Great Expectations eBook

This eBook from the Gutenberg Project consists of approximately 684 pages of information about Great Expectations.

“I know you do,” said the stranger; “I knew you would.  I told you so.  But now I’ll ask you a question.  Do you know, or do you not know, that the law of England supposes every man to be innocent, until he is proved — proved — to be guilty?”

“Sir,” Mr. Wopsle began to reply, “as an Englishman myself, I—­”

“Come!” said the stranger, biting his forefinger at him.  “Don’t evade the question.  Either you know it, or you don’t know it.  Which is it to be?”

He stood with his head on one side and himself on one side, in a bullying interrogative manner, and he threw his forefinger at Mr. Wopsle — as it were to mark him out — before biting it again.

“Now!” said he.  “Do you know it, or don’t you know it?”

“Certainly I know it,” replied Mr. Wopsle.

“Certainly you know it.  Then why didn’t you say so at first?  Now, I’ll ask you another question;” taking possession of Mr. Wopsle, as if he had a right to him.  “Do you know that none of these witnesses have yet been cross-examined?”

Mr. Wopsle was beginning, “I can only say—­” when the stranger stopped him.

“What?  You won’t answer the question, yes or no?  Now, I’ll try you again.”  Throwing his finger at him again.  “Attend to me.  Are you aware, or are you not aware, that none of these witnesses have yet been cross-examined?  Come, I only want one word from you.  Yes, or no?”

Mr. Wopsle hesitated, and we all began to conceive rather a poor opinion of him.

“Come!” said the stranger, “I’ll help you.  You don’t deserve help, but I’ll help you.  Look at that paper you hold in your hand.  What is it?”

“What is it?” repeated Mr. Wopsle, eyeing it, much at a loss.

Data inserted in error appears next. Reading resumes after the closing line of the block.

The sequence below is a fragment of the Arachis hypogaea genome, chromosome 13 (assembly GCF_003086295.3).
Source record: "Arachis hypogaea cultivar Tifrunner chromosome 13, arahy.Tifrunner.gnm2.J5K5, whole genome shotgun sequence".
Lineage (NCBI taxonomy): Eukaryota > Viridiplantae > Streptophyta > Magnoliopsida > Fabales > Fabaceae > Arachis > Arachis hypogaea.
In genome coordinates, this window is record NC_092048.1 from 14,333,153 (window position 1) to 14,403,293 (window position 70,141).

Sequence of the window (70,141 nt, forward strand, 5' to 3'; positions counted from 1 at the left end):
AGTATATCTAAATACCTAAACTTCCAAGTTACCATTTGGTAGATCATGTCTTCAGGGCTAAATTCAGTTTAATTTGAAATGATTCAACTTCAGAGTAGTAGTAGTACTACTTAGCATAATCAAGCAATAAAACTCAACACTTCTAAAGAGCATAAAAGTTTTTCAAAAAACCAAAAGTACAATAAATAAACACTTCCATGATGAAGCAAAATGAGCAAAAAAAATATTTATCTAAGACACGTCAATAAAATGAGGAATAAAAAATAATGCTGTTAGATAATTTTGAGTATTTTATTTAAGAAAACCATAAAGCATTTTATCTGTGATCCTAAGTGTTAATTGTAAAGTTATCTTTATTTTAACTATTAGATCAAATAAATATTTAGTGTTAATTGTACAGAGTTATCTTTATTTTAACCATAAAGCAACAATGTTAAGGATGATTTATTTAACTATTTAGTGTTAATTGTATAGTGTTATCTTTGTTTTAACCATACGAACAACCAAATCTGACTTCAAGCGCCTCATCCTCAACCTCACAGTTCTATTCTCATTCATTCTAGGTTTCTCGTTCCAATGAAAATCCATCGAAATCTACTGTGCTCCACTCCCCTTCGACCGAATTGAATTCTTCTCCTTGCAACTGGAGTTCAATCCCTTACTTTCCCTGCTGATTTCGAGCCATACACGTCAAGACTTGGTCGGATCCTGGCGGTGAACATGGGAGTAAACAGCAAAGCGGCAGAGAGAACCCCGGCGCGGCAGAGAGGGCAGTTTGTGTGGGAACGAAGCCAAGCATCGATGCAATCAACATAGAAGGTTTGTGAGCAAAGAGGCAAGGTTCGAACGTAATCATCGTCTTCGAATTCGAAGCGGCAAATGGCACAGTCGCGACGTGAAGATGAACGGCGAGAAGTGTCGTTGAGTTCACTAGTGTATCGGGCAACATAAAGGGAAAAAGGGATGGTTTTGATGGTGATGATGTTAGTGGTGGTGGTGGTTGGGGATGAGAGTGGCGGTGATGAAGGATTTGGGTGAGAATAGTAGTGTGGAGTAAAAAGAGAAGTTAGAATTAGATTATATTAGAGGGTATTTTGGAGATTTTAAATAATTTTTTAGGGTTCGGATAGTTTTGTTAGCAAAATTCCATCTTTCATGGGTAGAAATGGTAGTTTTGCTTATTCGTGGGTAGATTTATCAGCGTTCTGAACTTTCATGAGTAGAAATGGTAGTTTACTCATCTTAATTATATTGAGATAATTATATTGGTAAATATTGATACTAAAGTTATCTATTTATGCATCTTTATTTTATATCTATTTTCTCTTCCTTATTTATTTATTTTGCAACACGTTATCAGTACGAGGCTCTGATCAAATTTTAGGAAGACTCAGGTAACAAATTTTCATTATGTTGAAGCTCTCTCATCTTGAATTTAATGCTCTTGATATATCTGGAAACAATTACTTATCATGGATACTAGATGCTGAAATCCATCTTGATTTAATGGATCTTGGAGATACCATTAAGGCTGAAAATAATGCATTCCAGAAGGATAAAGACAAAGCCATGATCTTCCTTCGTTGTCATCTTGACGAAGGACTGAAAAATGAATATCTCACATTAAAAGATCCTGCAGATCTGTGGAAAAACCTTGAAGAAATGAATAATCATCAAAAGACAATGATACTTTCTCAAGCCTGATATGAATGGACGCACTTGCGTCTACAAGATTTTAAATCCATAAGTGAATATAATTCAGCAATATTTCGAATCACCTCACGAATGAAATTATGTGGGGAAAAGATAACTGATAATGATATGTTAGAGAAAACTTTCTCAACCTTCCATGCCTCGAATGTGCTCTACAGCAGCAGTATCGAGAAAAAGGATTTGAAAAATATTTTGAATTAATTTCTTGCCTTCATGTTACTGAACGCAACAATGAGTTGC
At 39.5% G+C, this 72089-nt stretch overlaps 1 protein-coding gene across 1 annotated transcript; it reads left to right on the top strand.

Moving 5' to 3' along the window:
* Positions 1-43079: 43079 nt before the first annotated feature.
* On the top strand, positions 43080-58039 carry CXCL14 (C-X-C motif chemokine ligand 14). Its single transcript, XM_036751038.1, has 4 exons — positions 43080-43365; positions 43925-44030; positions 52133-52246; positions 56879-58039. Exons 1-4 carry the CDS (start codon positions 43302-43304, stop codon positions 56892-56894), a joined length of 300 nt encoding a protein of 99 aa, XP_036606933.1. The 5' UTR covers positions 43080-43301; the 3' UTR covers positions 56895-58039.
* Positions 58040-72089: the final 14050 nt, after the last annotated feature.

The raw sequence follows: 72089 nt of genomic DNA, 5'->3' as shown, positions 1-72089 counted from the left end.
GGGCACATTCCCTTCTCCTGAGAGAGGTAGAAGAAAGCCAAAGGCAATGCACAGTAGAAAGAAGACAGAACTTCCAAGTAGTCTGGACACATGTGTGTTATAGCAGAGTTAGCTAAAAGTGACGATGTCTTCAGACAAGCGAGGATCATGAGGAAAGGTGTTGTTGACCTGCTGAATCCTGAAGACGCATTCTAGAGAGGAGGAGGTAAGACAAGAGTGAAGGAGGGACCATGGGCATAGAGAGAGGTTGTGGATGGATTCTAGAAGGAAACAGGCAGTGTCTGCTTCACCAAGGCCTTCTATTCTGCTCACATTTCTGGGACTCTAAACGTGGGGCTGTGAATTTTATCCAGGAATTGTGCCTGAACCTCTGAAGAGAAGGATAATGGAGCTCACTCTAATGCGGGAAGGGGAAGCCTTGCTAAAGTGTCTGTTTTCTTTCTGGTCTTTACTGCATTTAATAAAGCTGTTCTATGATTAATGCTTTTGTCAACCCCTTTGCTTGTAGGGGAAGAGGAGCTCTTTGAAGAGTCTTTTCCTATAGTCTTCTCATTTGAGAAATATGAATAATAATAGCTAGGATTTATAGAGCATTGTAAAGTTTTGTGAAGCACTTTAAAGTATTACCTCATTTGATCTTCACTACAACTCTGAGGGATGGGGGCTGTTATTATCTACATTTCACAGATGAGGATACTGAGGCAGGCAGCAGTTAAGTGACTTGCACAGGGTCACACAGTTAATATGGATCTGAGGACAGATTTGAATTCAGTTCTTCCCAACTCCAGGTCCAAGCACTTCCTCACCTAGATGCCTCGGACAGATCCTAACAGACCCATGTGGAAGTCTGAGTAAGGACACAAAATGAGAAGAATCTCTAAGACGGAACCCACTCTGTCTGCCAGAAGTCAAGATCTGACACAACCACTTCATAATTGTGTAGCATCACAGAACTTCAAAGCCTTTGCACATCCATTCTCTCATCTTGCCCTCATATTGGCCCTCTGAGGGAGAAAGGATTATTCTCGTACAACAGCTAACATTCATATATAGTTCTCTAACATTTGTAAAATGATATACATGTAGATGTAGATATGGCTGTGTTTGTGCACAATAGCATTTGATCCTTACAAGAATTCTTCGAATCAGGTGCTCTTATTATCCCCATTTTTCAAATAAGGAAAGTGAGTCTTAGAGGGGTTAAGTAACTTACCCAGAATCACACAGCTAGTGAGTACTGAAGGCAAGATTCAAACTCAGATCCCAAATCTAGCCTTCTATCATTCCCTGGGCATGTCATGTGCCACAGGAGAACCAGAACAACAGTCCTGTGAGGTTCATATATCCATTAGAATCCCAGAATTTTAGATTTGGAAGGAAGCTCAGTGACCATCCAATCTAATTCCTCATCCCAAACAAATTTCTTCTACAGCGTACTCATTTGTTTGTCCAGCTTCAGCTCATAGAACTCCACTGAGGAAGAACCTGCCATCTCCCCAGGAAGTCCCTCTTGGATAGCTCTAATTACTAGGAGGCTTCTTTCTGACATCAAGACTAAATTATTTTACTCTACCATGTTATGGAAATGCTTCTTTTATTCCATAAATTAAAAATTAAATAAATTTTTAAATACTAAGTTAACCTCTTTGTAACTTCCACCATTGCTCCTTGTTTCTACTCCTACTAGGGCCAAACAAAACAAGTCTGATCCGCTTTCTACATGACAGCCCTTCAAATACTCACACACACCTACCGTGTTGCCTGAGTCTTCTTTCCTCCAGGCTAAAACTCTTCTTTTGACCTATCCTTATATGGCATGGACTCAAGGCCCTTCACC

“Is it,” pursued the stranger in his most sarcastic and suspicious manner, “the printed paper you have just been reading from?”


“Undoubtedly.  Now, turn to that paper, and tell me whether it distinctly states that the prisoner expressly said that his legal advisers instructed him altogether to reserve his defence?”

“I read that just now,” Mr. Wopsle pleaded.

“Never mind what you read just now, sir; I don’t ask you what you read just now.  You may read the Lord’s Prayer backwards, if you like — and, perhaps, have done it before to-day.  Turn to the paper.  No, no, no my friend; not to the top of the column; you know better than that; to the bottom, to the bottom.” (We all began to think Mr. Wopsle full of subterfuge.) “Well?  Have you found it?”

“Here it is,” said Mr. Wopsle.

“Now, follow that passage with your eye, and tell me whether it distinctly states that the prisoner expressly said that he was instructed by his legal advisers wholly to reserve his defence?  Come!  Do you make that of it?”

Mr. Wopsle answered, “Those are not the exact words.”

“Not the exact words!” repeated the gentleman, bitterly.  “Is that the exact substance?”

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Great Expectations from Project Gutenberg. Public domain.
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